One of the panelists, Synopsys's very bright Gary Myers, (former President and CEO of Synplicity, current VP/GM, Synplicity Business Group) a man I am proud to call friend, rightfully said: "there is so obviously MORE electronics in our future, "NOT LESS", and that is why EDA is and will be alive". Gary's easy to understand words almost said it all. Springsoft's Scott Sandler (President, SpringSoft USA, Inc. & Vice President Corporate Marketing, former CEO & President of Novas (a mouthful), jokingly but poignantly said: "the world is eating computer chips faster than potato chips" though not sure if that helps dip sales, but it does say there is an ongoing robust demand, since I think we eat a heck of a lot of potato chips.
Earlier, privately Scott and I discussed the R&D side of start-ups, and he said the good ideas Start-ups had before the whole mess with the economy happened, are theoretically still good ideas. He did have a "but" however saying…BUT the idea born say 6 months ago, needs to be continually worked and modified as change occurs in this industry at light speed. Scott further said that necessary innovation of development must continue for a company to be successful. Companies need to forge ahead keeping their innovations fresh and at the forefront, so that when things open up, they will be ready to take their product to market. That single statement speaks to the point I am about to make, and validates why companies are still hiring for R&D, regardless of the current climate.
Lauro Rizzati, the always very friendly GM of EVE-USA, (and VP Marketing), played the role of the contrarian on the panel, giving a somewhat different take on the state of EDA than the others. He told me privately "EDA is NOT DEAD, but sick it is, and changes are eminent in order to sustain". Lauro went on to tell me that in 2009 EVE will make major investments in R&D and plans to expand their engineering team significantly…which makes the point I was making SPOT ON! Discussing further the future of EDA, Lauro went on to say that this crisis might be an opportunity for a bit of house cleaning and rationalization. But again, they will be hiring in R&D!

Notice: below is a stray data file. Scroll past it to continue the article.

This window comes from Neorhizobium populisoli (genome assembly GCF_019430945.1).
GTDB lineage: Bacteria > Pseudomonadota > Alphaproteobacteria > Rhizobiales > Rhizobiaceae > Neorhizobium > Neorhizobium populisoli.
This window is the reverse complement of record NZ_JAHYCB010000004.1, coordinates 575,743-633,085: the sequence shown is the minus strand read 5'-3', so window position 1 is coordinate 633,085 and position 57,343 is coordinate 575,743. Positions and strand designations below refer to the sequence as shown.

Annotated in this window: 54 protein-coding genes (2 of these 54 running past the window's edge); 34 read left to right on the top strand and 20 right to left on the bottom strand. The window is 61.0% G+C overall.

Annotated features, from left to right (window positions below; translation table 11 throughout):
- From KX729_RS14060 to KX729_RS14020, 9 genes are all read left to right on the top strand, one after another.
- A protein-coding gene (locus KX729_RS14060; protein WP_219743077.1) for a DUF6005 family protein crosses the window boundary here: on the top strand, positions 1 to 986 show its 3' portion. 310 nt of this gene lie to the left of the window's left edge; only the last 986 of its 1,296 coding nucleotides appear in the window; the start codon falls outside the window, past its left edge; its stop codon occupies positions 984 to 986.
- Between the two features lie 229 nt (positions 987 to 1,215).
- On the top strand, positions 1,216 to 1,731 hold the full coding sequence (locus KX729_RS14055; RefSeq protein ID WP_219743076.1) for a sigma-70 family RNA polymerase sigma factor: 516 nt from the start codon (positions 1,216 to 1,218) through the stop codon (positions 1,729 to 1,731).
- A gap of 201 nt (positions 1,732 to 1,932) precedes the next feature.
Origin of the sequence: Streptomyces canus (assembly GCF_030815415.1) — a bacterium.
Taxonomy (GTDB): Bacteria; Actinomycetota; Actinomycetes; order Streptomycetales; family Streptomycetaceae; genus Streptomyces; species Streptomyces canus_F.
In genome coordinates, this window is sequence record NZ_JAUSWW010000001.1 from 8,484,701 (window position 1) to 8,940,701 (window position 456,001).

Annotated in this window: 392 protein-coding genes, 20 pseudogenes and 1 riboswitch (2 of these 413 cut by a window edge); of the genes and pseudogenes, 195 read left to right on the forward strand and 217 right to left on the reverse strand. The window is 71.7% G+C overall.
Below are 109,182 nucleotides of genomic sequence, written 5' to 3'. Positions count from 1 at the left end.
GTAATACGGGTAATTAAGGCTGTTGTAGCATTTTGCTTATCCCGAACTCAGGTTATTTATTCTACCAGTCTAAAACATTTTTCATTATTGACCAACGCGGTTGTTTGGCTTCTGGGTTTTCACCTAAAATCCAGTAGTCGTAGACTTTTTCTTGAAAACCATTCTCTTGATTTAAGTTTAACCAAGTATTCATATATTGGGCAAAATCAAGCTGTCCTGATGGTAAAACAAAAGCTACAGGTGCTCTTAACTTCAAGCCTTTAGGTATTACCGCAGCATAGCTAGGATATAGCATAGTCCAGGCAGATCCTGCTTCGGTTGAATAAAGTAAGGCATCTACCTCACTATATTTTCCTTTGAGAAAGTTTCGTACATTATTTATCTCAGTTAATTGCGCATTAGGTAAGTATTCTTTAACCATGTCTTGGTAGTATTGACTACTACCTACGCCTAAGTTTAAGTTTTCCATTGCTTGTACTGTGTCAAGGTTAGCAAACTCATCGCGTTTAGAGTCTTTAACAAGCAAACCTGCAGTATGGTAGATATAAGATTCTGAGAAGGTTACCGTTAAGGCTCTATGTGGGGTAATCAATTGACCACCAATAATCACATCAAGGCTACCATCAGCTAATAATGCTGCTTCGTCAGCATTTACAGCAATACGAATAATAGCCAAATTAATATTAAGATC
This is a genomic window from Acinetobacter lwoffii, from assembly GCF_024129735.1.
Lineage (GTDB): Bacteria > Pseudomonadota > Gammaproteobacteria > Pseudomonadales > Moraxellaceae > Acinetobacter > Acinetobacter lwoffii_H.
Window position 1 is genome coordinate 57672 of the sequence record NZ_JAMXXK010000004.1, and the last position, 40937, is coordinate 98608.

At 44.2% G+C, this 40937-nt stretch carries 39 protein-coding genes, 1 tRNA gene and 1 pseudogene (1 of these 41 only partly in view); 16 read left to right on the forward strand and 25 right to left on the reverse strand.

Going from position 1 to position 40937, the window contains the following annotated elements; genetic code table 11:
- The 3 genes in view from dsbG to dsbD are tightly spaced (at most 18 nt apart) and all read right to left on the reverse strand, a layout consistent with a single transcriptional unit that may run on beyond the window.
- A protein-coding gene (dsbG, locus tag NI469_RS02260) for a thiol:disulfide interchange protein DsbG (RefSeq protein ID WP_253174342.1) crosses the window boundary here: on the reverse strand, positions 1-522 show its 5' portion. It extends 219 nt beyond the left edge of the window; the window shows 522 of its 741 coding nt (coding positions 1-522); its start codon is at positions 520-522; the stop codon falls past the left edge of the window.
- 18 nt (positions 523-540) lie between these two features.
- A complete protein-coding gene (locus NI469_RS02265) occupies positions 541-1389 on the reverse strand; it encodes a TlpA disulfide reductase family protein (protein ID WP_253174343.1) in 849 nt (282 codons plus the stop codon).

After lengthy conversations with so many of the Principles of EDA, I remain "pessimistically optimistic" about our future. Short term everyone agrees will be difficult, past that everyone is on a wait and see; it is anybody's guess. R&D hiring will continue in the months ahead, Remember just because there is a change in the economic climate, it does not mean that a good idea is no longer valid. Development must continue! It might take longer to SELL a good idea, (which mean sales and AE positions will be fewer short term, but robust long term), but it the conception is nonetheless still a valid concept. Any company that believes in what they are doing, will continue to work hard, and hire whom they need, to bring their product to fruition.
As my pal Michiel Ligthart COO of Verific Design Automation said…there is a huge pool of candidates, and that he gets a lot of resumes everyday. He went on to tell me that he does not seemingly need the services of a recruiter. As I took a bit of umbrage to his statement, I vehemently reminded him that the resumes we send are usually some of the cream of the crop, and always on point. I went on to REMIND him that the candidates we send in deserve special attention, and never waste his time, and that if he really wants someone good, he needs to at least look at our submissions. Michiel being the always-gracious gentlemen that his is yielded and said POINT MADE, the resumes you send are (almost) always spot -on!
My friends, most agree, EDA will continue, and hopefully for a long time to come. Those of us that persevere through these difficult times, and work hard to maintain (and that includes recruiters like me) will be around when this passes, The changes and clean up of our industry should be well underway, and we will then enjoy our desired successes, in this wonderful EDA community.